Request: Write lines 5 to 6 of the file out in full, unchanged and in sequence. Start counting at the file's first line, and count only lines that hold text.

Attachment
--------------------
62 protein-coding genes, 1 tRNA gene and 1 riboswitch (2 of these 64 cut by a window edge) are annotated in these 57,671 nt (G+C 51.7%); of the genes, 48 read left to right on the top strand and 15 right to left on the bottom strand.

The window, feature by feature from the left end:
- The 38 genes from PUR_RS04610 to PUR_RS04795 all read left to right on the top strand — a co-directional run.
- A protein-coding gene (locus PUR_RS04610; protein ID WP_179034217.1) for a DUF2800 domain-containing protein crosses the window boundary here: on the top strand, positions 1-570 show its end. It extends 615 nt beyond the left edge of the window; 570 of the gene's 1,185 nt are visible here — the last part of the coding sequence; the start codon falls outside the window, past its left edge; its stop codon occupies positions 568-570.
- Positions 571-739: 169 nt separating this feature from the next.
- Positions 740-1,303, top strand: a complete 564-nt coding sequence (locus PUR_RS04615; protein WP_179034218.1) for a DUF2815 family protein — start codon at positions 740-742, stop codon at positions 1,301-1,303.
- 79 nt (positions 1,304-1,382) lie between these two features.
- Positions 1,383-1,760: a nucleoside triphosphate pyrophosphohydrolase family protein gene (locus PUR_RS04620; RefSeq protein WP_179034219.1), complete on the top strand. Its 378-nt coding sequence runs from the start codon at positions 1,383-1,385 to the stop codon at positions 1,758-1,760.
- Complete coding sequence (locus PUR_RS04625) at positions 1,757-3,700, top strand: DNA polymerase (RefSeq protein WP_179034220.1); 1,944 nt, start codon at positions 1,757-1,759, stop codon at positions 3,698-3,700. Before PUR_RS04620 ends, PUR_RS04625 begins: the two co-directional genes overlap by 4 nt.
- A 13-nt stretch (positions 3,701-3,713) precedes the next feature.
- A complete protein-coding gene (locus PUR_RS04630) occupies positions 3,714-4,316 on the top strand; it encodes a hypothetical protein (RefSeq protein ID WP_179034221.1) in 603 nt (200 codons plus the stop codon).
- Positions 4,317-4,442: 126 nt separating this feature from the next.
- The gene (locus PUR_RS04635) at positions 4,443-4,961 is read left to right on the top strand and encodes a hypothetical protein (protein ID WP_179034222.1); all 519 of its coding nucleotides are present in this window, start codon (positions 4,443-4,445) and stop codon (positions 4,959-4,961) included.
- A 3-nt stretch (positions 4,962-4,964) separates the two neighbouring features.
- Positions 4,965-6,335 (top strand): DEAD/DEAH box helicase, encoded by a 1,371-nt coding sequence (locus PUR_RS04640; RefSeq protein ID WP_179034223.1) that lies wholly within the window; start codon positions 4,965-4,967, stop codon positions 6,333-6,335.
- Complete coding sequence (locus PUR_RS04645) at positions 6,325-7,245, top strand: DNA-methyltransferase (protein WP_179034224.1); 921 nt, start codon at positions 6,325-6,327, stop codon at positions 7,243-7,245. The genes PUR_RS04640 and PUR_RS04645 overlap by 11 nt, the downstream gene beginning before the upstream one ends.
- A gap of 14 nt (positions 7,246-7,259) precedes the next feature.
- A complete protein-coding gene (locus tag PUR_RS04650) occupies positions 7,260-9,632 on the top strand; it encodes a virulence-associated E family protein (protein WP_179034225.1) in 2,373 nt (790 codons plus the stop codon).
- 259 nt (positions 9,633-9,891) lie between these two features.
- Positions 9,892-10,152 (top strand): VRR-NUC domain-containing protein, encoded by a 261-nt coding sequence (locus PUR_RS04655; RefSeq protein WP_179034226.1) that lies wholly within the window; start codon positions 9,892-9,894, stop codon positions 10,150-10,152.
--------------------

- Positions 571-739: 169 nt separating this feature from the next.
- Positions 740-1,303, top strand: a complete 564-nt coding sequence (locus PUR_RS04615; protein WP_179034218.1) for a DUF2815 family protein — start codon at positions 740-742, stop codon at positions 1,301-1,303.